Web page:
In January, this post  came across my radar. The Evaluation  (this is a PDF, but it is also available in other formats) hit all of my sweet-spots: education reform, dystopic, and free. I finally had a chance to read it, and I have to say that this is an absolutely chilling not-so-futuristic view of our schools and school system, particularly in terms of how it treats educators and students (or, you know, the most important parts of the whole enterprise).
David Cruz is an “educator” trying to make his way in this brave new world of schools. Teachers are forced to stay “on-script” while students are piled into technology-enabled classrooms, forbidden for interacting with each other, doing drills on their machines. Any deviation from the script or day’s plan results in a decrease in pay. Teachers must re-apply for their positions at the beginning of every day, interchangeable parts, no more than a set of qualifications, bought at a price. Big Brother is always watching, too.
How the classrooms were run certainly seemed chillingly accurate, but how they treated the teachers reminded me more about how adjuncts are treated; although we don’t have to re-apply every day, we have to re-apply every semester, as often as every 10 weeks. We are interchangeable 18 graduate credit hours, a cheap, warm body to get as many students out as possible. Our work is increasingly automated and heavily scripted.
Pick up the book. It’s short. It’s free. And I think it’s a really important read.
Sometimes I write things that I am particularly proud of. This piece that dissects the idea of play, games, and gamification and pedagogy  is one of them. Please head over and give it a read.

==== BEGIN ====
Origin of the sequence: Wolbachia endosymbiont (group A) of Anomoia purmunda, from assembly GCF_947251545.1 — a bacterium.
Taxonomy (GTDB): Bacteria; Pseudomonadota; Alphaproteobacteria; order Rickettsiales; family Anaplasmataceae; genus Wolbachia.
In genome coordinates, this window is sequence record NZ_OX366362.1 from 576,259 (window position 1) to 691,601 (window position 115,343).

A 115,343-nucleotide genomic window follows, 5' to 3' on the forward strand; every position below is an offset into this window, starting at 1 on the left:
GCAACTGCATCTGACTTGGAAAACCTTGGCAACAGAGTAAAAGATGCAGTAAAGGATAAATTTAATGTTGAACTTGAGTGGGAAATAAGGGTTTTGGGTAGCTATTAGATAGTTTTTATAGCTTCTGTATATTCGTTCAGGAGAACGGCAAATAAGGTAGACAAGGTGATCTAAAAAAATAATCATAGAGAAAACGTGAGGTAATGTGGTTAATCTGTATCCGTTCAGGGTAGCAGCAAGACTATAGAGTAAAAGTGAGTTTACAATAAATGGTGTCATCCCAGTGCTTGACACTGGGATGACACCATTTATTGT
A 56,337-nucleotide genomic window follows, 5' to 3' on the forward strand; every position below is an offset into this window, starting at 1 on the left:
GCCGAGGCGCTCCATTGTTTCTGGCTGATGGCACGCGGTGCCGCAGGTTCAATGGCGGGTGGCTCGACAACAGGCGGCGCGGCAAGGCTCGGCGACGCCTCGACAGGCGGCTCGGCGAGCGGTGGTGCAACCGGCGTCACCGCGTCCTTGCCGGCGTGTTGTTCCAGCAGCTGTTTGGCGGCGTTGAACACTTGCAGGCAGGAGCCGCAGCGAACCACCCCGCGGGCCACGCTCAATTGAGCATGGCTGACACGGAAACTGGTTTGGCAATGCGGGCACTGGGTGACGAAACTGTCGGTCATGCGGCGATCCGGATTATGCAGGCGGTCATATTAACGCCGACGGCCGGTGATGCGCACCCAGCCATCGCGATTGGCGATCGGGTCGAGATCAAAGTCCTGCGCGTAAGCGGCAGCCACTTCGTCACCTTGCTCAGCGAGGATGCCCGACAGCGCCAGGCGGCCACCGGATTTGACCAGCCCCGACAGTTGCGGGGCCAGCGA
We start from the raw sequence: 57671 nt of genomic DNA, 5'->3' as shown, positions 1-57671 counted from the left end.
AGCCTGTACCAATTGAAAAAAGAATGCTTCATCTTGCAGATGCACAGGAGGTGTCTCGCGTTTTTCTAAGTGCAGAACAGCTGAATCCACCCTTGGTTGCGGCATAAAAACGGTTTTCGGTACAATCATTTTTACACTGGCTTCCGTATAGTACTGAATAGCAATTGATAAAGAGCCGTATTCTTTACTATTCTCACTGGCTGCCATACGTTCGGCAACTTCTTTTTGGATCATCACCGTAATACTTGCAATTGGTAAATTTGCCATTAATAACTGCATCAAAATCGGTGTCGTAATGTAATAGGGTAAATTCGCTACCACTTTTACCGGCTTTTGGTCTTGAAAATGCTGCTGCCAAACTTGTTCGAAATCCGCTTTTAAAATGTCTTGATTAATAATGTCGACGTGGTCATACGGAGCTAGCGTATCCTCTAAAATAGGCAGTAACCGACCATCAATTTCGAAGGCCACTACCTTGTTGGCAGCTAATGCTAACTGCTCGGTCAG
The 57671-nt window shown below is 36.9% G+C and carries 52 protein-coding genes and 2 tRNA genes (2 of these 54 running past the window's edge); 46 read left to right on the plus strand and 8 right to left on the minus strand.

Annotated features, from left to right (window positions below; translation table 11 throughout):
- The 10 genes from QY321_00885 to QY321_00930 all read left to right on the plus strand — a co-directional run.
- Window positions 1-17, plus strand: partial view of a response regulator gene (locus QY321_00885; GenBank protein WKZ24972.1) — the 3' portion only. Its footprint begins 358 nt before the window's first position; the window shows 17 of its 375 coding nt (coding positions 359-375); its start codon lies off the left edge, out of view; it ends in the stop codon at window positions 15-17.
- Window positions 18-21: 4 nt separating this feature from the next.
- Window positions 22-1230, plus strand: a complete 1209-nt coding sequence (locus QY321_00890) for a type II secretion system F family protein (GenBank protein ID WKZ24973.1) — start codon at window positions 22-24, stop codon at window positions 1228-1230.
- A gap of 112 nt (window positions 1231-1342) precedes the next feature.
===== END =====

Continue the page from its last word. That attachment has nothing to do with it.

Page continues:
No sooner did I write a post about the scourge of candy  in my kids’ schools than I get letters home requesting candy-filled Easter eggs for the annual Easter egg hunts.
I’ve turned into that person who gives our pencils at Halloween, haven’t I? I am desperately hoping I can find eggs that are filled with temporary tattoos (which, admittedly, most kids love almost as much as candy).
But what are we teaching our kids about healthy eating habits, as well as what they should expect from their schools. I have no problem with the kids celebrating holidays (especially in kindergarten and preschool) but when there are bi-weekly celebrations…
I also forgot to mention that my daughter is now stressed out about the next round of standardized tests, lest she doesn’t perform well enough and costs her whole class a pizza-and-sundae party.
My peer-driven learning classes’ presentations have started. I’m “live tweeting” the stuff, so if you’d like to see the great work they’re doing, follow #peerdriven . I want to share more publicly the work they’ve done and what they’ve come up with. Come along for the ride on Mondays, Wednesdays, and every other Fridays for the next month or so. You won’t regret it!
Might even make you feel a little hopeful about the future of education and the next generation. I know it always does for me.